Writing About Loneliness



Recently I was awoken in the middle of the night by the cries of my younger son. As my husband got there before me, I heard my son cry out, “I want Mooooooommmmy!” I spent the next few minutes attempting to comfort both my son and my husband. Because I know that as much as my husband feels exhausted by the constant demands of our kids, as do I, he also wants to feel needed. It’s hard to drag yourself out of bed at night to comfort someone who just demands someone else.

Well, as is often the case when I’m awake late at night (or early in the morning, rather), I quickly became mired in depressing thoughts. Continue reading

Accentuating the positive when the positive is “arrogant”

I don’t post much on social media these days. In part, because I’m trying to navigate the privacy of my 7yo, S, who is increasingly self-aware. In part, because there’s just not a lot of time for it these days (which is not entirely a bad thing). And, sadly, in part because when you are dealing with a neuroatypical brain (his and mine), it feels as though it’s acceptable to discuss the negatives, but there’s an arrogance associated with acknowledging the positive if it can come across as bragging.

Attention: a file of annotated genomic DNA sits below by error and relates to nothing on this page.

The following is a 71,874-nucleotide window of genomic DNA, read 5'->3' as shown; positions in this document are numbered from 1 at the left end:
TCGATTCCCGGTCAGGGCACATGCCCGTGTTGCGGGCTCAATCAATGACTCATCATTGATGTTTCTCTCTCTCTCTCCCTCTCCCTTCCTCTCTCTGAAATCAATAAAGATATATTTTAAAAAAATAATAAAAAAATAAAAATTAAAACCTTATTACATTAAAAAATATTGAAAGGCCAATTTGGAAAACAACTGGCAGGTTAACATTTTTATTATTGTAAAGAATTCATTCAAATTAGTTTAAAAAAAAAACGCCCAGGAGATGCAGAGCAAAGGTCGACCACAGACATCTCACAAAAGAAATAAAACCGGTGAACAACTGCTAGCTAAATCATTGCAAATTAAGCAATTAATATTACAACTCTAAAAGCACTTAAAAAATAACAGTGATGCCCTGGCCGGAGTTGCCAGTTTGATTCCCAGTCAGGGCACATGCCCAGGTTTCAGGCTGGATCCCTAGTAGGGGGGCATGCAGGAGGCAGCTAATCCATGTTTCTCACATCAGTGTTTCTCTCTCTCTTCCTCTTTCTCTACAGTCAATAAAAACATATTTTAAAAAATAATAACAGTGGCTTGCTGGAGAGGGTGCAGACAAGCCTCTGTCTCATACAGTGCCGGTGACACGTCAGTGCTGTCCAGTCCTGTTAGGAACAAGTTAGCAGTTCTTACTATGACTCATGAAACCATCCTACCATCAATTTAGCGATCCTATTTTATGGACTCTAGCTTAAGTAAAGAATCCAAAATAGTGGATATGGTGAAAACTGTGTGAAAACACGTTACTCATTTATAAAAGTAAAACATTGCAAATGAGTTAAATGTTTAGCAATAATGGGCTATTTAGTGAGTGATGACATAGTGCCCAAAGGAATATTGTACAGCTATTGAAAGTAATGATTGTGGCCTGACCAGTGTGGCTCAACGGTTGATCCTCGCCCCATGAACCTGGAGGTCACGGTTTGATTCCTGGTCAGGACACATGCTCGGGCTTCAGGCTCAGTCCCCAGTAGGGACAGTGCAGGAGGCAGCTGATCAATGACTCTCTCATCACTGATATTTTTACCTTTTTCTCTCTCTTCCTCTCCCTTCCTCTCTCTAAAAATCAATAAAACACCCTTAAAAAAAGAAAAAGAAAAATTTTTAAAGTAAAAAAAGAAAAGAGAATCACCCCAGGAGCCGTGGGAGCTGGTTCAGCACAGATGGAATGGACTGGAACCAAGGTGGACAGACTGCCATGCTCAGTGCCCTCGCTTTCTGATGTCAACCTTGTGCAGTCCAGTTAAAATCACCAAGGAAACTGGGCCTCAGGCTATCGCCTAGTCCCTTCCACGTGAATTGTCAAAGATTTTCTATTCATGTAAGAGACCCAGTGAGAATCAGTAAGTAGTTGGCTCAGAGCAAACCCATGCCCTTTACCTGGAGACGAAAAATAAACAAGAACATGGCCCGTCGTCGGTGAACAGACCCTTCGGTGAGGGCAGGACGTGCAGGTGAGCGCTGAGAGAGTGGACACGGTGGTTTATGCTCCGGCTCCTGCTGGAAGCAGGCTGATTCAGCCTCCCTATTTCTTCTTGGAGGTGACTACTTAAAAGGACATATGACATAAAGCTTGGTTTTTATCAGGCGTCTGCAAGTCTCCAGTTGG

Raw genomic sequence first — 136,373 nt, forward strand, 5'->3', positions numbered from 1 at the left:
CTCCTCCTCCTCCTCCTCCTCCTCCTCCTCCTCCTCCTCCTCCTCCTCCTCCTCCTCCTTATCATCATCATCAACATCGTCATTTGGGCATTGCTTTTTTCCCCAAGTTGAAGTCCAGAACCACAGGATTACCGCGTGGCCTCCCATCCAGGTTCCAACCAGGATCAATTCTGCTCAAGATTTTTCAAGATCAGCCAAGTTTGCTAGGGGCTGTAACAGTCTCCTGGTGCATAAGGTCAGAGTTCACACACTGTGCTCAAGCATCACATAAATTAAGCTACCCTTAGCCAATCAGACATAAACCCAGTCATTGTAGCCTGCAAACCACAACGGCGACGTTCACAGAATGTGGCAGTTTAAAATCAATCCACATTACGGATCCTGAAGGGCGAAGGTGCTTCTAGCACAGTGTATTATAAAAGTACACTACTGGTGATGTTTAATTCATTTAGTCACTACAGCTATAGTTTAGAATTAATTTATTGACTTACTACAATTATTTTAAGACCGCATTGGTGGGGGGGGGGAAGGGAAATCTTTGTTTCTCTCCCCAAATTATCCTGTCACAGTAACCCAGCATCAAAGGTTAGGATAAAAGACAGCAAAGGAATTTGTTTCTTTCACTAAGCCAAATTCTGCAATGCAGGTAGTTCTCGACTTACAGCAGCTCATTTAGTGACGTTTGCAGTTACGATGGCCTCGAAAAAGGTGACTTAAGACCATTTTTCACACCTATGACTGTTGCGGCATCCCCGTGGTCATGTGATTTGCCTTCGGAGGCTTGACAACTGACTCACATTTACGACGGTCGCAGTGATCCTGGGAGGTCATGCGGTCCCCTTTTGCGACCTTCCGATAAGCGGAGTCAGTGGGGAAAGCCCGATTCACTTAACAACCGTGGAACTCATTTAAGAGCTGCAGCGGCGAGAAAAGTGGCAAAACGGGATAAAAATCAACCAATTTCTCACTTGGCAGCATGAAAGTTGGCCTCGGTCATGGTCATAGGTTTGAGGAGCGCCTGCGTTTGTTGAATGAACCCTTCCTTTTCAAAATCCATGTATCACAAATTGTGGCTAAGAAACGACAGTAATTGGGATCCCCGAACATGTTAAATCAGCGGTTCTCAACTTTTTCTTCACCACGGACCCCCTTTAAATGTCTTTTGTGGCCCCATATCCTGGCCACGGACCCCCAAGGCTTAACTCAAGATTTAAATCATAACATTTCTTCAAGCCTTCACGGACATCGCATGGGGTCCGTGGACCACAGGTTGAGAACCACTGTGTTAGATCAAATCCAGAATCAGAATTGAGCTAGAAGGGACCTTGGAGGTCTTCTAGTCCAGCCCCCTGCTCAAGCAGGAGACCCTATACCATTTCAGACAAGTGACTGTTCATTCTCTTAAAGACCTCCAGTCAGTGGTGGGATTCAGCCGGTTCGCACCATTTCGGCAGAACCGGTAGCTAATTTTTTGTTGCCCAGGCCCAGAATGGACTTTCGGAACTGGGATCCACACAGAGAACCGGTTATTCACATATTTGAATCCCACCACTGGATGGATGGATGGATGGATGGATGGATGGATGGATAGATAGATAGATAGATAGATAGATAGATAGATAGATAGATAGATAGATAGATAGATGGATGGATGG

That’s not fair to this struggling kid.

In the midst of assessments and seemingly endless IEP meetings, it’s good to be reminded that it’s not all negative. My kid’s brain is fascinating.

This morning, Facebook reminded me, in the form of a memory, of a pic taken at a preschooler class years ago. The kid was trying to spell Mommy at 3.5.

It’s not surprising that’s he’s struggling. It’s hard trying to figure out how to function in a society that claims to prize intelligence, but refuses to praise it if it falls outside of the norm.

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Spirited and Sweet

This is his “silly face”
I need to mommy boast for a moment. On Saturday we took the kids to Comic Con at the Santa Clara library, apparently to wear them out for days to come. S was starting to get “melty”, which is what I call it when he acts like he’s lost his bones. He becomes a puddle of human goo. BUT, there was a LEGO building contest! So, of course I signed him up.
He was super chill about not winning and waited in line to get a piece of candy for participating. When he walked over to me with his mini Twix bar I said, “OH YUM! You picked one of my favorites! Can I have it??? OM NOM NOM” He smiled his melt-the-coldest-heart smile, laughed and said, “you can have half and I’ll have half.”
OMG, I just about cried from mommy pride. All the challenges we have with this kiddo fade to the background when I remember how loving, sweet, compassionate, and caring he is. Who cares if you need five reminders to put on your PJs between the living room and bedroom, kiddo. You gave me a hug yesterday when I was frustrated and yelling. You’re gonna be just fine.


“It’s not a bad thing to be sensitive.”
She says as she steals a glance at the clock

I wonder if she’s ever stayed up all night clutching her gut,
birthing a fruit of terrible thought.